The cookbook was published by Larkin Co. Inc., a now-defunct Buffalo-based company which made pantry items like macaroni, corn starch and salt. It contains more than 600 recipes submitted by “practical housekeepers and culinary experts” alongside illustrations like this one:

Larkin Housewives' Cook Book Illustration

I thought I’d share a couple of my favorite recipes, which prove that while the book’s references to women may be antiquated, certain cheese dishes are truly timeless:

Cheese Balls

 “To two cups grated cheese, add one-fourth teaspoon salt, a few specks of cayenne pepper and the stiffly beaten whites of three eggs, or sufficient of the egg white to moisten the cheese. Form into balls, roll in bread-crumbs, fry in hot fat. Serve in nests of lettuce as a luncheon dish. The cheese may also be made softer with more egg and dropped on saltines or rounds of thin toast and baked slowly until firm.”

Submitted by Mrs. John H. Wells, Nashville, Tenn.

Cheese Straws

 “Two and one-half cups pastry flour, one and one-half teaspoons salt, one-half teaspoon baking powder, three-fourths cup water, one-half pound cheese (put through food-chopper), one teaspoon paprika, two-thirds cup shortening. Mix and roll as for pastry. Cut in strips five inches long and one-fourth inch wide. Bake eight minutes in hot oven. Pile log-cabin fashion and serve with salad or coffee. These quantities make ninety cheese straws.”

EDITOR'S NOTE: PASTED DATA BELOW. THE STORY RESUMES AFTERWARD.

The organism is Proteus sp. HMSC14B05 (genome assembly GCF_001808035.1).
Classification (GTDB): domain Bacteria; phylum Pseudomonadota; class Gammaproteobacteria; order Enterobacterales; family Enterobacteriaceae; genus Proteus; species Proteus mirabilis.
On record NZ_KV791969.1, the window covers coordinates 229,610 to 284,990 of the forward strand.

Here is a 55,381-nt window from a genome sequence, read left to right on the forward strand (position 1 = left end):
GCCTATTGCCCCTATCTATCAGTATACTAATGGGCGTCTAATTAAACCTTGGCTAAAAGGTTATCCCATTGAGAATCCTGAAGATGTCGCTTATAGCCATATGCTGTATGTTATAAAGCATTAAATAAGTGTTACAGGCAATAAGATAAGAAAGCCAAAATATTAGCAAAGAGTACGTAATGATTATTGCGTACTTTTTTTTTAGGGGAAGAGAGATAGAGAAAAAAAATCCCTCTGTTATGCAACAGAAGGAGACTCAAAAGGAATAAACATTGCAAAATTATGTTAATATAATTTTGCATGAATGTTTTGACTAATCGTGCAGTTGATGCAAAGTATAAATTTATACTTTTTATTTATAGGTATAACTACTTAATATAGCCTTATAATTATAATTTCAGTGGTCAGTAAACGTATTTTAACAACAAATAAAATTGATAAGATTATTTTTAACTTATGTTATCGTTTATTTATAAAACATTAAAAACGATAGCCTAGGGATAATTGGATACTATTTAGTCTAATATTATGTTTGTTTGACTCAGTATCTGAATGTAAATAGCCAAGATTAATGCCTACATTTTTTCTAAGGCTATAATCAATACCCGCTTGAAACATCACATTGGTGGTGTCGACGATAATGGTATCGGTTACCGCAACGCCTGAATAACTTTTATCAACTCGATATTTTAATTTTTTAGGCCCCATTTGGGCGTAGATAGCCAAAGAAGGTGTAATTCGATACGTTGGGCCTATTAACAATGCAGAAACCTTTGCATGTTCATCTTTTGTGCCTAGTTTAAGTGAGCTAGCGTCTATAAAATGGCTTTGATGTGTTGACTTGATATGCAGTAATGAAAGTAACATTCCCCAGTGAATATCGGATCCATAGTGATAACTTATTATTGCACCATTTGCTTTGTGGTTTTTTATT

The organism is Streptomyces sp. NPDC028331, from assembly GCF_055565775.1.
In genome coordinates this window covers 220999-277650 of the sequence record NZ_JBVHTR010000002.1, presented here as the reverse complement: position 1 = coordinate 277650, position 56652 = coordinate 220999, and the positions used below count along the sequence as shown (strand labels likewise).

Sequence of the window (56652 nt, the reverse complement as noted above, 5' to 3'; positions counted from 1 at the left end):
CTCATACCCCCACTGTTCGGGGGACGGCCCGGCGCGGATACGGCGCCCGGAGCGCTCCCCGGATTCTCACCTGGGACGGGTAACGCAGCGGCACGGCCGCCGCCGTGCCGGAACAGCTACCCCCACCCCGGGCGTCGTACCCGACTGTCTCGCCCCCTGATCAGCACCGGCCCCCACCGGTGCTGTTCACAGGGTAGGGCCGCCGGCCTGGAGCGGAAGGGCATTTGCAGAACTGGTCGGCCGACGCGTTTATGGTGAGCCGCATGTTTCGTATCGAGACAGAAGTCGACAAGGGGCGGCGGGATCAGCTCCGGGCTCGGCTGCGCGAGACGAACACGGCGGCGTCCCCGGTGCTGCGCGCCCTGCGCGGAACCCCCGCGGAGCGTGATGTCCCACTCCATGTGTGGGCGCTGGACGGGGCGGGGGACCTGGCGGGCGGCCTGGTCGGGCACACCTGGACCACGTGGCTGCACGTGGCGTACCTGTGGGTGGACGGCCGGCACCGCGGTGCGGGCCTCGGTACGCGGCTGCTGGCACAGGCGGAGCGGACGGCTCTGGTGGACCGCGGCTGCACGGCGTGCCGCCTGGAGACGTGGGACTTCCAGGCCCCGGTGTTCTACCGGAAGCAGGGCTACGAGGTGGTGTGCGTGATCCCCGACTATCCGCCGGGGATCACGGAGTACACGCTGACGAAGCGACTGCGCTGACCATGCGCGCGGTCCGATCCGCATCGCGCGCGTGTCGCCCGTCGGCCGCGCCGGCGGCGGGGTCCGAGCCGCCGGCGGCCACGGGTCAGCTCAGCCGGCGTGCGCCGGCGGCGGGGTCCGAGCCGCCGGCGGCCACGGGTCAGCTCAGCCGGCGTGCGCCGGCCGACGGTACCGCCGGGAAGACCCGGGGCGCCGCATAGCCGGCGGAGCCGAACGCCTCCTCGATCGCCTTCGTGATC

Submitted by Mrs. David Davies, Remsen, N.Y.

Cheese Potatoes 

 “Put a layer of sliced cold potatoes into a baking-dish, then a layer of cracker-crumbs, pepper and salt to taste, and specks of butter and cheese. Add another layer of potatoes and so on until all are used. Sprinkle grated cheese on top. Cover with milk and bake twenty-five minutes in a hot oven.”

Submitted by Mrs. Bernice Beeson, Greenfield, Ind.

Among my favorite non-cheese recipes are Lobster Wiggle, Maple Cream Sponge and a type of cookie called a Hermit. A warning to those coming over for dinner anytime soon: we’ll be eating like it’s 1923.

Cheese-Rolling Contests

Cheese Rolling Contest

This could be the plot of a Hugh Grant movie: a small English village is bypassed by the area’s new highway, leading the town’s residents to dream up a cheese-rolling contest to attract visitors.

As sad and kooky as that sounds, it’s actually the true story of Stilton, England, namesake of the famous blue cheese.

The now-annual event, held Monday, was invented in the 1960s by two pub landlords who told villagers it was “an ancient tradition” to convince them to participate, the BBC reports.

“It’s certainly gone from being a quirky idea to a massive event for the village,” the news outlet quotes a local historian as saying.

While I would love to see an actual wheel of Stilton being rolled down the street, the cheese is too soft and crumbly to make it all the way down the town’s main drag.